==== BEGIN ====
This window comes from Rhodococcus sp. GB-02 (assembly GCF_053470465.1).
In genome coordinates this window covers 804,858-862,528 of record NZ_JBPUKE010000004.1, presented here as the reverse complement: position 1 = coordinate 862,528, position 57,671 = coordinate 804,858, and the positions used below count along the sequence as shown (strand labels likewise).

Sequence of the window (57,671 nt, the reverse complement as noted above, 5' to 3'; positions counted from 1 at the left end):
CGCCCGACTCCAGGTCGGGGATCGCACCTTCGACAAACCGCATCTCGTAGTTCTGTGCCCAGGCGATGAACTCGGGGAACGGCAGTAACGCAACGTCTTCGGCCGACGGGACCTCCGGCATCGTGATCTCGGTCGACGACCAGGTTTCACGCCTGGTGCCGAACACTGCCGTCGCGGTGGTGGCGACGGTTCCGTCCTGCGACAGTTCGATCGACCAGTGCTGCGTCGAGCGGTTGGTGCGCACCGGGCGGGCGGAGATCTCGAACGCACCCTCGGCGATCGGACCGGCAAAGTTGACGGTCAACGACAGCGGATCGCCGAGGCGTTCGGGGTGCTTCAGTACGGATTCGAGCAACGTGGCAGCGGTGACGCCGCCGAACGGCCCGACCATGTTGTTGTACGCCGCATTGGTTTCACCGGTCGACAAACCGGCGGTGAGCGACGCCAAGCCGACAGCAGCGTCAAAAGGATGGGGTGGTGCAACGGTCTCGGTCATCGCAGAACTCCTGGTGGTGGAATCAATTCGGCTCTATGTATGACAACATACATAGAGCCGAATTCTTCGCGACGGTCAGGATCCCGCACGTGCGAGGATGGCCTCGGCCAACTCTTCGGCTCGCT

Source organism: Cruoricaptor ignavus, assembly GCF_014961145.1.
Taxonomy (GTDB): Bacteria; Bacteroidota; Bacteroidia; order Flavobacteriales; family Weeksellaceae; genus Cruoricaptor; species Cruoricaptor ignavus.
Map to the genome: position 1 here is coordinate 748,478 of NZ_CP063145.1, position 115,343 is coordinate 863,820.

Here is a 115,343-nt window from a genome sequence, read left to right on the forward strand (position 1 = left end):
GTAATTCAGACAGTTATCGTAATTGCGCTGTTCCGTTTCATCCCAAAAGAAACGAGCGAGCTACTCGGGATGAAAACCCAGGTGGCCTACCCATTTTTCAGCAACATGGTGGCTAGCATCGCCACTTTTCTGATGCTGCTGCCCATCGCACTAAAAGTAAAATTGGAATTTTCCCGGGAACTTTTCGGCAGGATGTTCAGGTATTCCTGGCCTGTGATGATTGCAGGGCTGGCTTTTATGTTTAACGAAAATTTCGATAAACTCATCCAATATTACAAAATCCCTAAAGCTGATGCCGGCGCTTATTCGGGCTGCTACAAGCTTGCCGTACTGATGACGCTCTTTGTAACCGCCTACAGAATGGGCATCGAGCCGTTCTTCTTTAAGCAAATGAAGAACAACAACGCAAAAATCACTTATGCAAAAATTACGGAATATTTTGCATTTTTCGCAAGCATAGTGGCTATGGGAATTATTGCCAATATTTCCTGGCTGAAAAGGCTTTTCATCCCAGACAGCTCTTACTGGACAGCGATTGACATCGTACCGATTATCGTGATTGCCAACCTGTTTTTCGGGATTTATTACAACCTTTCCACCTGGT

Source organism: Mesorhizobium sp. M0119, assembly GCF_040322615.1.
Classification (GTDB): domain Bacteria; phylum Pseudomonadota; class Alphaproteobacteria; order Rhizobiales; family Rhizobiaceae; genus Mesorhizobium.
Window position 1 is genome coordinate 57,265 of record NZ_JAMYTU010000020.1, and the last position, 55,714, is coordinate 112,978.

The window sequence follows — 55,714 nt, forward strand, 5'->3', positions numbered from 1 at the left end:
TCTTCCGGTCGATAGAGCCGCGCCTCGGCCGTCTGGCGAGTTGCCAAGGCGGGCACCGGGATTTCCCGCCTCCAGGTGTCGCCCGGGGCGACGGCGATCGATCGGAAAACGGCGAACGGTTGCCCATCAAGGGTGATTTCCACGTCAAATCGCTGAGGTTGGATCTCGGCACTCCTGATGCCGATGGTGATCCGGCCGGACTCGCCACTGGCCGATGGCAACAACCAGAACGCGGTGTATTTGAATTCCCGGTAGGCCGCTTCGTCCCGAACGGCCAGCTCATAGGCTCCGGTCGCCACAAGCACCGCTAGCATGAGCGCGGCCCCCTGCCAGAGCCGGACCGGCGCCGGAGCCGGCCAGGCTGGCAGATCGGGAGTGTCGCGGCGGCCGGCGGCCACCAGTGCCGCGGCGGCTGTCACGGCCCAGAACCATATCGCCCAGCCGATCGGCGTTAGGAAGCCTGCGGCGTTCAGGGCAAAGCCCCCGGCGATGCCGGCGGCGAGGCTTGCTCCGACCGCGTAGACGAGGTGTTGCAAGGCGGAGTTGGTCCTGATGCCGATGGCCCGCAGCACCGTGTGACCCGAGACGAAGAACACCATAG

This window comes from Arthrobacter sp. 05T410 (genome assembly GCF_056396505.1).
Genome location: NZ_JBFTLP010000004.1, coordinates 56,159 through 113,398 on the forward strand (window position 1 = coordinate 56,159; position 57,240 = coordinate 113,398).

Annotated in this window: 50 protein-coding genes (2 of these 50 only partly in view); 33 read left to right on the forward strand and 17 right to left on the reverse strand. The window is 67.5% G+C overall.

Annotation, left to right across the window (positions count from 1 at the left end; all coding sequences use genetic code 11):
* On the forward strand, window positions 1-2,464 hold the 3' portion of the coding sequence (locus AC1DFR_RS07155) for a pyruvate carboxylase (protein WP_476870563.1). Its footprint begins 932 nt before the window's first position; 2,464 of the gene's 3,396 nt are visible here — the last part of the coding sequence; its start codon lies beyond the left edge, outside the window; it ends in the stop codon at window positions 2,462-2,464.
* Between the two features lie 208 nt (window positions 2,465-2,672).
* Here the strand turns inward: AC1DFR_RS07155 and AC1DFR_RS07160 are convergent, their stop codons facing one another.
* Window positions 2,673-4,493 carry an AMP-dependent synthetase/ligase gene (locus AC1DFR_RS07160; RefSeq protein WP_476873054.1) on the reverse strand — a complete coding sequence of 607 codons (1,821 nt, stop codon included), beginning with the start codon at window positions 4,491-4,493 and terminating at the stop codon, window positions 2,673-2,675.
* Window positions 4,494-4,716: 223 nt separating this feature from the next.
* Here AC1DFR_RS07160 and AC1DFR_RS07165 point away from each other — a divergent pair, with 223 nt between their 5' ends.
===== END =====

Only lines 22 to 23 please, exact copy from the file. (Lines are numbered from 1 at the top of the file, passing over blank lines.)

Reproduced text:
* Window positions 2,673-4,493 carry an AMP-dependent synthetase/ligase gene (locus AC1DFR_RS07160; RefSeq protein WP_476873054.1) on the reverse strand — a complete coding sequence of 607 codons (1,821 nt, stop codon included), beginning with the start codon at window positions 4,491-4,493 and terminating at the stop codon, window positions 2,673-2,675.
* Window positions 4,494-4,716: 223 nt separating this feature from the next.